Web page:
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response to Gordon Campbell’s article of the media normalisation of Trump.

“Because it is deemed to be good for the citizenry to believe that there is nothing that cannot be resolved by a rational debate, conducted politely between parties who supposedly have the same democratic goals in mind. ” 

This has been illustrated recently in New Zealand more clearly than usual.  Kathryn Ryan on RNZ has been trying so hard on air to understand how someone like Donald Trump could be elected President of the leader of the free world, so to speak.  (Rod Oram too, for that matter, though in a less anguished sort of way.)  Not that I made any predictions about the results of the election, except to observe how the Republican turnout in the primaries had been larger than the Democrats.  But really why is it such a surprize?  And what does that surprize reveal about many people’s reluctance to open their eyes and souls to what is going on in the world today.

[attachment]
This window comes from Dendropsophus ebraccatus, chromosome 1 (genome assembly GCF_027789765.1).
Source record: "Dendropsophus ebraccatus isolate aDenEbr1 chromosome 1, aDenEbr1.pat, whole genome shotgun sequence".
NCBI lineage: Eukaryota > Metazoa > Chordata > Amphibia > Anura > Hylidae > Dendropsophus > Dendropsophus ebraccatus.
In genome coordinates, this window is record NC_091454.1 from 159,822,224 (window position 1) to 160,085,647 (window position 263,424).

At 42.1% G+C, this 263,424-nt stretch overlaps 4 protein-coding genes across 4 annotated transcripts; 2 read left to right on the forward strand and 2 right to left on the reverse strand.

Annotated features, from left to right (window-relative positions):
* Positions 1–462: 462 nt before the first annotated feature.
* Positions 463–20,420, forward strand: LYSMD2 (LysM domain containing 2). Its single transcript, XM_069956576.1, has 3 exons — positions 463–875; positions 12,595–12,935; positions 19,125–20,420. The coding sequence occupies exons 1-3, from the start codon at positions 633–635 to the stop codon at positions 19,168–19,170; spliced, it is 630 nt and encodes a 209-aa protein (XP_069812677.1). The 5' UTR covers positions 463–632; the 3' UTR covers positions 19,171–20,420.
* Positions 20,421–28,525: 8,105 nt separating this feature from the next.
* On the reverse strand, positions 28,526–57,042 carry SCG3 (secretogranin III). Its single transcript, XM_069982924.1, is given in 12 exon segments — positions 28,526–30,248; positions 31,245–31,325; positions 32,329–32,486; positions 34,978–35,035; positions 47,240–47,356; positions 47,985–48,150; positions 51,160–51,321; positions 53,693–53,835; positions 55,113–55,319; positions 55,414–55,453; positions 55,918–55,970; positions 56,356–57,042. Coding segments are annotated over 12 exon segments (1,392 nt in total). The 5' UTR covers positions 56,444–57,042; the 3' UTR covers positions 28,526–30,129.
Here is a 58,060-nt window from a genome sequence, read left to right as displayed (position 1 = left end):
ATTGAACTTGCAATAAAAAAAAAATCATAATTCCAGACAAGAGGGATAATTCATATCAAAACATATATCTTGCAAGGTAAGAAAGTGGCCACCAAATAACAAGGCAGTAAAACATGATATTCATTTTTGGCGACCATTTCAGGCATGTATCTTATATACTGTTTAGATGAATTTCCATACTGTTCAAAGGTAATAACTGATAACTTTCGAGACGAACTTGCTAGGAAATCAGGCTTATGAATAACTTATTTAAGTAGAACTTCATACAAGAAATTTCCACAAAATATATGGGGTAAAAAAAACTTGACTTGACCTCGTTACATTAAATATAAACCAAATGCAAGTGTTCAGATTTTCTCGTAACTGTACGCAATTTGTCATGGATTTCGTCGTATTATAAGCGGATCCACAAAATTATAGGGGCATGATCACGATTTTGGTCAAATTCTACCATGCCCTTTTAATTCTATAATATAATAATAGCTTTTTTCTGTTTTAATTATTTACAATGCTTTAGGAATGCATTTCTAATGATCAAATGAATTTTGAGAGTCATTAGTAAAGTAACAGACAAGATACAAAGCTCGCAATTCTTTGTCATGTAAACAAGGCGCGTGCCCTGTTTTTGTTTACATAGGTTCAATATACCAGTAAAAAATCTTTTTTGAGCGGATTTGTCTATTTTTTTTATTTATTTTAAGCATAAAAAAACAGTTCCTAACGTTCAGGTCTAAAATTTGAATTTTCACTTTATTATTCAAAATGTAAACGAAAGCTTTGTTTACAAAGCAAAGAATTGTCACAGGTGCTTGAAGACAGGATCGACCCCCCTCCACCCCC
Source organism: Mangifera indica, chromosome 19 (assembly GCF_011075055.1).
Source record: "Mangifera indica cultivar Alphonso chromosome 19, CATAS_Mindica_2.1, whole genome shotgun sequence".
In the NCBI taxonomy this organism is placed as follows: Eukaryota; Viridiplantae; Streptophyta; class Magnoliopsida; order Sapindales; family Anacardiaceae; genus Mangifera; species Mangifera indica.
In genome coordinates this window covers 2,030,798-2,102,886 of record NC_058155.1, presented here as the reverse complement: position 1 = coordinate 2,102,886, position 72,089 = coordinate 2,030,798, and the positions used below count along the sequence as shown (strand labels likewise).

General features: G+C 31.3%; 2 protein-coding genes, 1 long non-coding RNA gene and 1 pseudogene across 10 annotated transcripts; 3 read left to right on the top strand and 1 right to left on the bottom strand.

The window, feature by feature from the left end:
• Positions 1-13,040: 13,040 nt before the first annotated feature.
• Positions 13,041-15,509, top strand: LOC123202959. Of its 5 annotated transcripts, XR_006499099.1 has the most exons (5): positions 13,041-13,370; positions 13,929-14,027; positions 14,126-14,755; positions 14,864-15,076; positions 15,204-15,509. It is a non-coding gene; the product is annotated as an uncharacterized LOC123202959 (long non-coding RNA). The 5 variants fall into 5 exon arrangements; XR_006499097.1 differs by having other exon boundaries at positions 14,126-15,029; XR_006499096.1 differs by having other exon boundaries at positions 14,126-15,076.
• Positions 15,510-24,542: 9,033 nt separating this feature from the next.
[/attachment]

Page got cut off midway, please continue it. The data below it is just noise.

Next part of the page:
Another example here in New Zealand is Nicki Hager’s offering of lame excuses for the electorate’s tacit support of the growth of the spy agencies’ invasion of their privacy.  To say one is against invasions of their privacy, as polls indicate, is one thing and is a rational point of view.  But to fail to take action against this understood fundamental aggression against the population is not consistent with that rational discourse, yet is a political fact.  Why are so many afraid of asking why that is happening?

Your phrase “. . . good for the citizenry to believe . . .” is spot on.  Thank you.

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